American-Israeli friction on Iran is evident in public opinion
American, Chinese, European and Russian negotiators sit down with their Iranian counterparts in Geneva this week to try to hammer out an interim deal aimed at freezing and eventually rolling back the Iranian nuclear program, an agreement that eluded them in early November. The prospect of an accord has generated new friction between Israel and the United States. The Obama administration wants to prevent the Iranians from ever obtaining nuclear weapons. The Israeli government wants to prevent Iran from ever having the ability to build such weapons. And Israeli Prime Minister Benjamin Netanyahu is pressing Washington not to finalize the deal now on the table in Geneva.
American-Israeli differences on the issue in part mirror sharp differences between American and Israeli public opinion about Iran and about the seriousness of the threat posed by the Iranian nuclear program. Attitudes of younger Americans toward Iran suggest these differences may even grow over time.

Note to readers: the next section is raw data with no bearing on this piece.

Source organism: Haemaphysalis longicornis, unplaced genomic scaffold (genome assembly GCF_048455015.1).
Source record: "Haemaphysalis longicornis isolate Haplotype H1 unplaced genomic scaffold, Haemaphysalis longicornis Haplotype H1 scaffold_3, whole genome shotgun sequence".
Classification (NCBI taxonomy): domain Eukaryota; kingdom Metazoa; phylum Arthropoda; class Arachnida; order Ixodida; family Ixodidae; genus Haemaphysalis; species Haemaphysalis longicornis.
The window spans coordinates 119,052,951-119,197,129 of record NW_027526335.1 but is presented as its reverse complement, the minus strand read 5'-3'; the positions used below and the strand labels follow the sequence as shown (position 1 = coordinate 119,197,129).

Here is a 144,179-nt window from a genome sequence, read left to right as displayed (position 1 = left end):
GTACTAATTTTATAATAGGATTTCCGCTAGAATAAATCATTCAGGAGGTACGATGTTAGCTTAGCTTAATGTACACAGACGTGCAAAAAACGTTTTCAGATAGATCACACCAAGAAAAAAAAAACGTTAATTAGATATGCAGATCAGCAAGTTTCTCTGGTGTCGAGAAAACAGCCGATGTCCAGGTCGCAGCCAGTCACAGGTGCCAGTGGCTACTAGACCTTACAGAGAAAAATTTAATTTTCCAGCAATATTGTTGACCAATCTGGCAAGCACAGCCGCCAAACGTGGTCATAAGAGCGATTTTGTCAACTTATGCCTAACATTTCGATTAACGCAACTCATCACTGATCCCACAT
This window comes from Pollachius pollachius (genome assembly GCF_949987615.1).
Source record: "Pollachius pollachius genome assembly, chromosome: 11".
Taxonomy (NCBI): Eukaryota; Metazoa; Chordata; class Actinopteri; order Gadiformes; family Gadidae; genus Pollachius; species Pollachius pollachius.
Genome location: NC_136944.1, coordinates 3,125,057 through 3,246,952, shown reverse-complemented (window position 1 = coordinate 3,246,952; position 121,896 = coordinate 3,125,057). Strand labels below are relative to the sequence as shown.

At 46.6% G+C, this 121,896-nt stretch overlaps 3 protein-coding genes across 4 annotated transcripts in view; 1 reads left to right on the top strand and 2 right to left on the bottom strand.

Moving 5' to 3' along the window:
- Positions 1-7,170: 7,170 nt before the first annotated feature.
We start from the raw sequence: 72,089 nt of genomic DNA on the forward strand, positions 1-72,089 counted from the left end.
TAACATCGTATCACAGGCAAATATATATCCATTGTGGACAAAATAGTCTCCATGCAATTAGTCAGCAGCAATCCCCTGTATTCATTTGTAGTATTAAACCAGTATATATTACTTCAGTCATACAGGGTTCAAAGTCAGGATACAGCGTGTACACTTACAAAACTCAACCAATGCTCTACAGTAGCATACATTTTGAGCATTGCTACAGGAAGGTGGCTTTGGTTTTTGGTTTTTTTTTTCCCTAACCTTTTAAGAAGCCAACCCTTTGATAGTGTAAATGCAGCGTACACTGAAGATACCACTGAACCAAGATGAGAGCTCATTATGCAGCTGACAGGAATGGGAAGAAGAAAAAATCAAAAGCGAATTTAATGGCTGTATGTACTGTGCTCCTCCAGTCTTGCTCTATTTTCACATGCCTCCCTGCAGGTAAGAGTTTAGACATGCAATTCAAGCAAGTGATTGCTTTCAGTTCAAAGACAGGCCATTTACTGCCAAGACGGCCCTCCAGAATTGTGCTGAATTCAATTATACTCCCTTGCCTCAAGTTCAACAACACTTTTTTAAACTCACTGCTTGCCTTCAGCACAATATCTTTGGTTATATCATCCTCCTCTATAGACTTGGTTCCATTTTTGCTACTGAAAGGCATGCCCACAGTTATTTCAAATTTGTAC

Three-quarters of Israelis have a very unfavorable view of Iran, while only 42% of Americans share such strong negative sentiments, according to a Pew Research Center survey in spring 2013. And the next generation of Americans, those currently between the ages of 18 and 29, are even less likely to see Tehran in a negative light. Just 25% have a very unfavorable opinion of Iran.
Some of this, perhaps, could be explained by the perceived threat of Iran in their respective countries. While 85% of Israelis say that Iran’s nuclear program poses a major threat to Israel, just over half (54%) of Americans worry that Tehran’s nuclear program poses a major threat to the United States, including only 42% of the younger generation of Americans.
Nevertheless, there is much common ground. Americans (93%) and Israelis (96%) agree that Iran should not acquire nuclear weapons. And, of the vast majority of both populations that oppose Tehran’s nuclear ambitions, 68% of Israelis and 64% of Americans would support the use of military force to prevent Iran from acquiring nuclear weapons.
NOTE: A previous version of this post inaccurately referred to Iran’s “nuclear weapons program.” It is a nuclear program.
Topics: Middle East and North Africa
Bruce Stokes is Director of Global Economic Attitudes at the Pew Research Center’s Global Attitudes Project.